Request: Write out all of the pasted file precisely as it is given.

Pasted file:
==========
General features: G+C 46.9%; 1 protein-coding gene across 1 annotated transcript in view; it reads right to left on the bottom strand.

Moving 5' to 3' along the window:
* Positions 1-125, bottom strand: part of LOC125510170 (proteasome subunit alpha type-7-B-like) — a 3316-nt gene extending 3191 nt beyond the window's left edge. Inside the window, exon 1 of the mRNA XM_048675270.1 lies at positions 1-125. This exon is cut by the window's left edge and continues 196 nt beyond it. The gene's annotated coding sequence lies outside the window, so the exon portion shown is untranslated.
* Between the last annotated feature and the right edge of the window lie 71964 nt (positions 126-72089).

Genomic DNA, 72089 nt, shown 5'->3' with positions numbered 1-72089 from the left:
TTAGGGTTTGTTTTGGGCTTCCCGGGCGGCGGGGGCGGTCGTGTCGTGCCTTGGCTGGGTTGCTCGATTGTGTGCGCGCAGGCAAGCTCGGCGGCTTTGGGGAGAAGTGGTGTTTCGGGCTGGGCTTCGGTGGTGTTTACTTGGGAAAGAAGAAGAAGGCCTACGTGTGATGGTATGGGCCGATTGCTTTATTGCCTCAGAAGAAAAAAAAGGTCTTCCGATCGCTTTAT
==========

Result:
General features: G+C 46.9%; 1 protein-coding gene across 1 annotated transcript in view; it reads right to left on the bottom strand.

Moving 5' to 3' along the window:
* Positions 1-125, bottom strand: part of LOC125510170 (proteasome subunit alpha type-7-B-like) — a 3316-nt gene extending 3191 nt beyond the window's left edge. Inside the window, exon 1 of the mRNA XM_048675270.1 lies at positions 1-125. This exon is cut by the window's left edge and continues 196 nt beyond it. The gene's annotated coding sequence lies outside the window, so the exon portion shown is untranslated.
* Between the last annotated feature and the right edge of the window lie 71964 nt (positions 126-72089).

Genomic DNA, 72089 nt, shown 5'->3' with positions numbered 1-72089 from the left:
TTAGGGTTTGTTTTGGGCTTCCCGGGCGGCGGGGGCGGTCGTGTCGTGCCTTGGCTGGGTTGCTCGATTGTGTGCGCGCAGGCAAGCTCGGCGGCTTTGGGGAGAAGTGGTGTTTCGGGCTGGGCTTCGGTGGTGTTTACTTGGGAAAGAAGAAGAAGGCCTACGTGTGATGGTATGGGCCGATTGCTTTATTGCCTCAGAAGAAAAAAAAGGTCTTCCGATCGCTTTAT